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Issue No. 12

The View from Here

As we contemplate the latest Oval Office oil spill of venality, vulgarity, and brazen corruption, it’s hard not to pause, sigh, and wonder: What would a smarter, better educated, and less paranoid Donald Trump look like?

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They Shoot Horses For the Stronach family, the fallout from the recent horse deaths at their Santa Anita racetrack is only part of a larger family feud with echoes of King Lear and Succession

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She Worked Hard for His Money Will Boris Johnson’s relationship with a pole-dancing American model who appeared in Naughty @ 40 lead him to prison?

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Small Talk
“I got into coffee for the wordplay.”

A Modernist Marie Kondo

Charlotte Perriand’s first meeting with the imperious, bespectacled Le Corbusier is the stuff of architectural legend. When she, a precocious Arts Décoratifs graduate with a Josephine Baker crop, approached the great man for a job, he replied, “We don’t embroider cushions here.”

Then he and his cousin and partner, Pierre Jeanneret, saw her Bar sous le Toit, a hip space with metal stools she had confected for her tiny Saint-Sulpice apartment at the 1927 Salon d’Automne, and Le Corbusier knew he had made a mistake. He immediately offered her a spot among his devoted disciples in his interiors program.

“We don’t embroider cushions here.” READ ON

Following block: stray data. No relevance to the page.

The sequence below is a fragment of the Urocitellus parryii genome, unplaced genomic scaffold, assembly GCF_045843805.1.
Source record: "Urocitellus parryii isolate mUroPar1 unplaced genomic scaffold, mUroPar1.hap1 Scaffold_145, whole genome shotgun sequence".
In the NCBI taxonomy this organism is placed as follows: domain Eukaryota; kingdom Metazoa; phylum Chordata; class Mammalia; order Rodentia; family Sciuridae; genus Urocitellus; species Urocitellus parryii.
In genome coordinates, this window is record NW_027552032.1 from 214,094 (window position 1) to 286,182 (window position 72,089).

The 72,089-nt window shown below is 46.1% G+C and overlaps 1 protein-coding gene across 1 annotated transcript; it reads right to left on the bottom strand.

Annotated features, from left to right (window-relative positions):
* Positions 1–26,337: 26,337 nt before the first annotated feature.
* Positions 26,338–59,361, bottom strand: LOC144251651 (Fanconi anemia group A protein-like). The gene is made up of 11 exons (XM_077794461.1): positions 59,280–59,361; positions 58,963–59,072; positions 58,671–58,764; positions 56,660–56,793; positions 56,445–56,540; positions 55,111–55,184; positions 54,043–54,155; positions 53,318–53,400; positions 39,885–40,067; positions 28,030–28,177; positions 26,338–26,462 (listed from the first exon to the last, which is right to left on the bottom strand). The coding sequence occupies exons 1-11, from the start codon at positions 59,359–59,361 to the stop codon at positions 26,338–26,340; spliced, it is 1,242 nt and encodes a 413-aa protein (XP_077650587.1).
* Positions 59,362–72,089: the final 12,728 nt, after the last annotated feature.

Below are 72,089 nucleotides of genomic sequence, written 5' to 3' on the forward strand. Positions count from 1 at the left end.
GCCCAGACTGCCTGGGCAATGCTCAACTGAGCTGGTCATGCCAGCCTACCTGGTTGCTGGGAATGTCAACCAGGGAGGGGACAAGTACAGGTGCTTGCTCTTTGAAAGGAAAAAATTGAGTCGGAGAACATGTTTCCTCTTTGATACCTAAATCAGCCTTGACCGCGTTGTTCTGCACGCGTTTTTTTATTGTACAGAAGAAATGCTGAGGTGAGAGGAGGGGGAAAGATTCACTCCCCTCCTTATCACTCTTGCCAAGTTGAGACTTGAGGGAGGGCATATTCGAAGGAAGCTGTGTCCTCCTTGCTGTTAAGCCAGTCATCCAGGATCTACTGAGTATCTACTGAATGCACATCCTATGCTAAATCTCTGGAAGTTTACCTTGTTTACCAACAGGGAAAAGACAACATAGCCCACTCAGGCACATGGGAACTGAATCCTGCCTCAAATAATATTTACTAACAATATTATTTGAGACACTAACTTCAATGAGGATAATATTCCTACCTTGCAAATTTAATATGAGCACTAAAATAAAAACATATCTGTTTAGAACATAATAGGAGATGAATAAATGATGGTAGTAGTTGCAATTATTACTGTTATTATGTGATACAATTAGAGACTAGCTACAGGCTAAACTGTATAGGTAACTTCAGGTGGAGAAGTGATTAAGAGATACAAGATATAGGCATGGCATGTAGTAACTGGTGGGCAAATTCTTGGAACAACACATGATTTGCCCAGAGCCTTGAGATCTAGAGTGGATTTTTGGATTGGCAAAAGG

One of the Air France storefronts designed by Charlotte Perriand, London, 1957.

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Dirndl Power Behind the beer-soaked scenes at the corporate-networking extravaganza known as Oktoberfest

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Small Talk
“I thought we said no presents!”

Renaissance Fare A 1518 receipt supports the claim that La Campana in Rome, favored by Caravaggio and Keith Richards, is the world’s oldest restaurant

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Palette Pleaser

When in London, it’s always a pleasure to duck into the Chris Beetles Gallery, on Ryder Street, but until November 2 there’s a special reason it’ll be worth a pause in your day: an exhibition devoted to the important landscape painter Albert Goodwin (1845–1932). Primarily a watercolorist, the prolific Goodwin, who was influenced by Turner, Whistler, and the Pre-Raphaelites, produced some 800 works, many of them landscapes, and many of those based on his extensive travels, including trekking through Europe with the critic John Ruskin. READ ON

The Land of Egypt, by Albert Goodwin, 1913. “In Search of Sun and Shadow: The Art of Albert Goodwin RWS” is on view at the Chris Beetles Gallery, in London, through early November.

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Protest or Die? Extinction Rebellion argues that radical, mass nonviolent civil disobedience is the only way to change current climate policies. On October 7, they’re going global

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Da’Vine Joy Randolph, who stars as the 1970s comedian Lady Reed in Dolemite Is My Name.

Da’Vine Joy Randolph

Dolemite Is My Name struts into theaters this weekend with Eddie Murphy in top form, making a long-awaited return to R-rated material and playing a real-life character for the first time. Set in 1970s Los Angeles, it tells the true story of Rudy Ray Moore, a pudgy, middle-aged wannabe comic and singer—a contemporary of Richard Pryor and Redd Foxx—who strikes gold when he creates a foulmouthed, smack-talking alter ego: Dolemite.